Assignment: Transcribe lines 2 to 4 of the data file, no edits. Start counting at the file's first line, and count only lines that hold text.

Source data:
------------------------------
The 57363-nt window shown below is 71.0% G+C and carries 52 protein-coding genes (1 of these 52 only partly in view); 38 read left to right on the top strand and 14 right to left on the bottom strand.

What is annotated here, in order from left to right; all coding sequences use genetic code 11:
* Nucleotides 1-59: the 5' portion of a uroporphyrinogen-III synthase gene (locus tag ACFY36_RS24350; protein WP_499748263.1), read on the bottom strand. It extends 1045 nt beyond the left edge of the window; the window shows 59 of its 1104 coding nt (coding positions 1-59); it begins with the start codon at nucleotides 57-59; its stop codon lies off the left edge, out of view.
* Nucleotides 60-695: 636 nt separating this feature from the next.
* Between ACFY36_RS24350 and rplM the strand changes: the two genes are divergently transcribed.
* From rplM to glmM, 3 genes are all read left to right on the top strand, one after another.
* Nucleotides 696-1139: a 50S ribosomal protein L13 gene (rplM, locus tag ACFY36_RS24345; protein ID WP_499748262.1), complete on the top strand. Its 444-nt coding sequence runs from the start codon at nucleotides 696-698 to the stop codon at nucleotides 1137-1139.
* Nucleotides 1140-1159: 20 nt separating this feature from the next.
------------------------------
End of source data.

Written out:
What is annotated here, in order from left to right; all coding sequences use genetic code 11:
* Nucleotides 1-59: the 5' portion of a uroporphyrinogen-III synthase gene (locus tag ACFY36_RS24350; protein WP_499748263.1), read on the bottom strand. It extends 1045 nt beyond the left edge of the window; the window shows 59 of its 1104 coding nt (coding positions 1-59); it begins with the start codon at nucleotides 57-59; its stop codon lies off the left edge, out of view.
* Nucleotides 60-695: 636 nt separating this feature from the next.